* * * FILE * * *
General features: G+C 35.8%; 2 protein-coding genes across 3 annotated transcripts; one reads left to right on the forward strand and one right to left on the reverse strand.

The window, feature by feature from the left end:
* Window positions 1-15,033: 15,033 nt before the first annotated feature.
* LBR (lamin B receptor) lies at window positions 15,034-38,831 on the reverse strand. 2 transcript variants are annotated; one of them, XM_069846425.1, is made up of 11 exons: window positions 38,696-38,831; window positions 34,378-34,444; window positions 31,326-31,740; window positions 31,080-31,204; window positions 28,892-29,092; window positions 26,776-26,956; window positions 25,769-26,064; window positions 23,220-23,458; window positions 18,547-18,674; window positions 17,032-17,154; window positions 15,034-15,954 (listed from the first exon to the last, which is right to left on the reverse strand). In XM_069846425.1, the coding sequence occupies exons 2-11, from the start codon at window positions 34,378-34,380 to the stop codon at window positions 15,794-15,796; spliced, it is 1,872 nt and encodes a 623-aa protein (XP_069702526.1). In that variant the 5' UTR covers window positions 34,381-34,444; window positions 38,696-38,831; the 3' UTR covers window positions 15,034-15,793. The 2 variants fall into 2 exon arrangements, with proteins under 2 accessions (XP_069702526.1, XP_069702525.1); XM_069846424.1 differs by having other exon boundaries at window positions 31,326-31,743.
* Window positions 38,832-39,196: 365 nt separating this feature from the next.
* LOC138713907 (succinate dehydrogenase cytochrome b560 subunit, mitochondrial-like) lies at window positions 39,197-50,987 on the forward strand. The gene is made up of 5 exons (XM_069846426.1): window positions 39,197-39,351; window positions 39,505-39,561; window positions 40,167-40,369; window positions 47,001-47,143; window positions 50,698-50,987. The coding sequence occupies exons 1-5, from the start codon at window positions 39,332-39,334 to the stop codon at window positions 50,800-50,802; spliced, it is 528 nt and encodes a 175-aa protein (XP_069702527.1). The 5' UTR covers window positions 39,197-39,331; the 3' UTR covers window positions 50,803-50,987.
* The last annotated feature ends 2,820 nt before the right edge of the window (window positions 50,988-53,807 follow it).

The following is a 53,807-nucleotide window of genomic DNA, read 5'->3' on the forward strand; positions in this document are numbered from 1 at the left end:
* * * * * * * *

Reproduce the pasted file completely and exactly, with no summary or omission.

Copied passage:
General features: G+C 35.8%; 2 protein-coding genes across 3 annotated transcripts; one reads left to right on the forward strand and one right to left on the reverse strand.

The window, feature by feature from the left end:
* Window positions 1-15,033: 15,033 nt before the first annotated feature.
* LBR (lamin B receptor) lies at window positions 15,034-38,831 on the reverse strand. 2 transcript variants are annotated; one of them, XM_069846425.1, is made up of 11 exons: window positions 38,696-38,831; window positions 34,378-34,444; window positions 31,326-31,740; window positions 31,080-31,204; window positions 28,892-29,092; window positions 26,776-26,956; window positions 25,769-26,064; window positions 23,220-23,458; window positions 18,547-18,674; window positions 17,032-17,154; window positions 15,034-15,954 (listed from the first exon to the last, which is right to left on the reverse strand). In XM_069846425.1, the coding sequence occupies exons 2-11, from the start codon at window positions 34,378-34,380 to the stop codon at window positions 15,794-15,796; spliced, it is 1,872 nt and encodes a 623-aa protein (XP_069702526.1). In that variant the 5' UTR covers window positions 34,381-34,444; window positions 38,696-38,831; the 3' UTR covers window positions 15,034-15,793. The 2 variants fall into 2 exon arrangements, with proteins under 2 accessions (XP_069702526.1, XP_069702525.1); XM_069846424.1 differs by having other exon boundaries at window positions 31,326-31,743.
* Window positions 38,832-39,196: 365 nt separating this feature from the next.
* LOC138713907 (succinate dehydrogenase cytochrome b560 subunit, mitochondrial-like) lies at window positions 39,197-50,987 on the forward strand. The gene is made up of 5 exons (XM_069846426.1): window positions 39,197-39,351; window positions 39,505-39,561; window positions 40,167-40,369; window positions 47,001-47,143; window positions 50,698-50,987. The coding sequence occupies exons 1-5, from the start codon at window positions 39,332-39,334 to the stop codon at window positions 50,800-50,802; spliced, it is 528 nt and encodes a 175-aa protein (XP_069702527.1). The 5' UTR covers window positions 39,197-39,331; the 3' UTR covers window positions 50,803-50,987.
* The last annotated feature ends 2,820 nt before the right edge of the window (window positions 50,988-53,807 follow it).

The following is a 53,807-nucleotide window of genomic DNA, read 5'->3' on the forward strand; positions in this document are numbered from 1 at the left end: